For the second installment in our election series on the 2022 gubernatorial elections, we are heading as far north as you can get on the eastern seaboard – the race for Governor in Maine. While this race is seen as leaning Democrat, it is far from a set outcome.
This year we see a battle between first term Governor Janet Mills (D) and former Governor Paul LePage (R). In Maine, someone can serve as Governor for an unlimited number of terms, however, they can only serve two terms consecutively. Thus, in 2018 Governor LePage was unable to run for a third term, but this quirk in Maine’s rules allows him to come back and run again now that Mills has served one term.
Gov. Janet Mills (D)
Janet Mills has made history in the state multiple times. She is Maine’s first female governor, and prior to that she was the first female Attorney General in the state. After serving as an Assistant Attorney General, Mills was the first woman to be elected as a District Attorney in New England, serving Androscoggin, Franklin, and Oxford Counties. Mills was born and raised in Farmington, ME, where she still resides. She graduated from Mt. Blue High School, the University of Massachusetts at Boston, and received her law degree from the University of Maine Law School. In 1985, she married Stan Kulinski and became a mother to five young girls.
Former Governor Paul LePage (R)
Paul LePage was born and raised in Lewiston, ME, born the oldest of eighteen children. He left home at age eleven to escape domestic violence and lived on the streets doing odd jobs. “It was in a horse stable where he was sleeping that he met a stable hand who told him the phrase ‘if it is to be, it is up to me.’ This became Paul’s mantra he used to remind himself that if he worked hard, he could make it out of poverty.” LePage attended Husson College where he received his BS in Business Administration and received an MBA from the University of Maine. Prior to being elected Governor in 2010 and again in 2014, LePage served as a consultant to Maine businesses, the General Manager of Marden’s, and two terms as a Republican Governor in the Democrat town of Waterville. LePage married his second wife, Ann DeRosby, in 1984. He has four biological children between his two marriages and LePage and Ann have an adopted son as well.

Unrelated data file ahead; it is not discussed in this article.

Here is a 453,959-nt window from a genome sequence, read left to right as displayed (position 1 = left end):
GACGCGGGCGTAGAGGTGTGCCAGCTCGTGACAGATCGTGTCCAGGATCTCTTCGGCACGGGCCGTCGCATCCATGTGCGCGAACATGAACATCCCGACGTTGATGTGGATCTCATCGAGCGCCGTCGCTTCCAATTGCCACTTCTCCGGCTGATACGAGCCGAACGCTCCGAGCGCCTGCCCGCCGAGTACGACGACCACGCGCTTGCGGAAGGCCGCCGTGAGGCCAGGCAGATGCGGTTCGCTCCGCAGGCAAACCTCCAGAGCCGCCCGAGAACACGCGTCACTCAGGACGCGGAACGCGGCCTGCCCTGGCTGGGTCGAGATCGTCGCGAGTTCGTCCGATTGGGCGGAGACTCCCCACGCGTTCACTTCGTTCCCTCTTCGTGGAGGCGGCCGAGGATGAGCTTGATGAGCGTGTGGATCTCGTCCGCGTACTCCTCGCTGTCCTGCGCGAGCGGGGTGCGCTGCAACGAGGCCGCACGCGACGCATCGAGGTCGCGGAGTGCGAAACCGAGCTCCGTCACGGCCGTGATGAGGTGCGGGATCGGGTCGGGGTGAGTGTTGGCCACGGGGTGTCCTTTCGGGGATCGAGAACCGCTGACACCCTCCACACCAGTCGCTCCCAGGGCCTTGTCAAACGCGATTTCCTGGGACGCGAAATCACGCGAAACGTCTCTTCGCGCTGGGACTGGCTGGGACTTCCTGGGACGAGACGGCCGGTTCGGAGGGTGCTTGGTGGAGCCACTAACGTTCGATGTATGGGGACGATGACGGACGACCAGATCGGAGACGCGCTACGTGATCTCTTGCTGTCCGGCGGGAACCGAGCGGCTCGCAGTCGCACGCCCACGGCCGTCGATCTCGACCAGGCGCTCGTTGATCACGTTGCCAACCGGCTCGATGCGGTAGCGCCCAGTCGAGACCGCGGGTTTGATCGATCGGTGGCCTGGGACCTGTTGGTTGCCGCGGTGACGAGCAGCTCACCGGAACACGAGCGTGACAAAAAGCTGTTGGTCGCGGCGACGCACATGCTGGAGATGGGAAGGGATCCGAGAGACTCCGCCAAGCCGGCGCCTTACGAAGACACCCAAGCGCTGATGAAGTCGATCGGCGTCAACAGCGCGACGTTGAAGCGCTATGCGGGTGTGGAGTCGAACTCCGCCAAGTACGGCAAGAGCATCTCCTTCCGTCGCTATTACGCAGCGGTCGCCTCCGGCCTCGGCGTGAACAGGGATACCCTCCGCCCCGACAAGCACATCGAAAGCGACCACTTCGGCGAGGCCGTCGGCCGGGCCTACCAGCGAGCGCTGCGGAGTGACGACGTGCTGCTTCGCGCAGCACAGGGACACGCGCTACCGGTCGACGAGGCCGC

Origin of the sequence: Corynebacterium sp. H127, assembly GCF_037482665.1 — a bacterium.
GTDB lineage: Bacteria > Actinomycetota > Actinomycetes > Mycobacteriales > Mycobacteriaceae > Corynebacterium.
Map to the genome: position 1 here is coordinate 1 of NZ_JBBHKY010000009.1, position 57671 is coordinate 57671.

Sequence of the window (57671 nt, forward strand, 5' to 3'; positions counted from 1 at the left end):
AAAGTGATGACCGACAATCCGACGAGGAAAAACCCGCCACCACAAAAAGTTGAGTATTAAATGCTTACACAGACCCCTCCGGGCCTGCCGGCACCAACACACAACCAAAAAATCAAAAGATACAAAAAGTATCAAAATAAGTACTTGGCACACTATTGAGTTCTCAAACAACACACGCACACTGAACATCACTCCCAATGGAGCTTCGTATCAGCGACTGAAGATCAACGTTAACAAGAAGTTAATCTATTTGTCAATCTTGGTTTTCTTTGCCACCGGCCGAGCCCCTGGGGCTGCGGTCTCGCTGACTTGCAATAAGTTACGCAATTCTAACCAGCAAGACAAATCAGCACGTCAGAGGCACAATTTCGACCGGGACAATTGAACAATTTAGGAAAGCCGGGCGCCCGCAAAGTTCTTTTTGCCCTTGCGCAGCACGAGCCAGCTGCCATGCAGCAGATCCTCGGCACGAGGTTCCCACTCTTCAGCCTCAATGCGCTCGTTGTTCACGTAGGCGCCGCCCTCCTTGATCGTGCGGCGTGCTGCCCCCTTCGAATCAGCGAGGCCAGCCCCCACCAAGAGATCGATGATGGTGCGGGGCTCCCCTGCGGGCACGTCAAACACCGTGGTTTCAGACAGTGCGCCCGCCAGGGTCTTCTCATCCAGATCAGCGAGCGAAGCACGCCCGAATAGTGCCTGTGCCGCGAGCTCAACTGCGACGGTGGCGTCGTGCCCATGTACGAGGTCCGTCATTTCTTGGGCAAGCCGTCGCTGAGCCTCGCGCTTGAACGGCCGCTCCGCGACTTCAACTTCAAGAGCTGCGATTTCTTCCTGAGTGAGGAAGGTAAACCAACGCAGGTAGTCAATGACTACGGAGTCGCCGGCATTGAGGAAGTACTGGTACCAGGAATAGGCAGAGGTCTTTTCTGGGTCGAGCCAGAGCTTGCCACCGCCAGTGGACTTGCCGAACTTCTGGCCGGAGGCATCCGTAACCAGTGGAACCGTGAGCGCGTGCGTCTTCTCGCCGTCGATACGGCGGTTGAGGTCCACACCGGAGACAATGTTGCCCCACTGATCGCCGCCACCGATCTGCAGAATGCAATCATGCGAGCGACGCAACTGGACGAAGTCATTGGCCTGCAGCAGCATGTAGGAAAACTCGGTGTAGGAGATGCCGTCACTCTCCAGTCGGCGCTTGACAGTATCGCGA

Recent polling suggests that Mills has a slight edge, though some of these polls are only of registered voters, not likely voters, which are often less reliable. Additionally, without knowing the margin of error for the polls, it is difficult to see whether that outcome is more or less likely. What is clear in this murky data is that this race is certainly one to watch as there is no forgone winner. This is Mill’s first time running for reelection, and she must defend the actions she has taken since she took office in 2018, which includes depleting a large rainy day fund Governor LePage had built up over his eight years in office. However, people might forget this given in 2021 she boosted the fund to the highest levels the state has seen.
While looking at Presidential election outcomes often helps us understand what could happen in a state, Maine is not a “normal” state. Since 1960, Maine has voted for the Democrat in 10 elections, including every election since 1992. However, during that time the party occupying the Blaine House and serving in Congress have included Independents and Republicans. The fact that Maine always holds its Gubernatorial elections in midterm years, which are often referenda on Presidential administrations, could help explain some of these disparities or “inconsistencies” we see in Maine politics.
With a race that is leaning Democratic but in a year that is suggested to favor Republicans, the race for the Blaine House is certainly one to watch. Maine has an interesting history when it comes to its elections, never being consistent in which party they elect down the ballot for various offices. As of right now, the candidates have agreed to one debate hosted by the Portland Press Herald and Maine Public in Lewiston on October 4th. The Mid-Maine Chamber of Commerce is also hosting a debate on October 11th as part of the annual meeting, but here is no information whether the candidates have agreed to attend.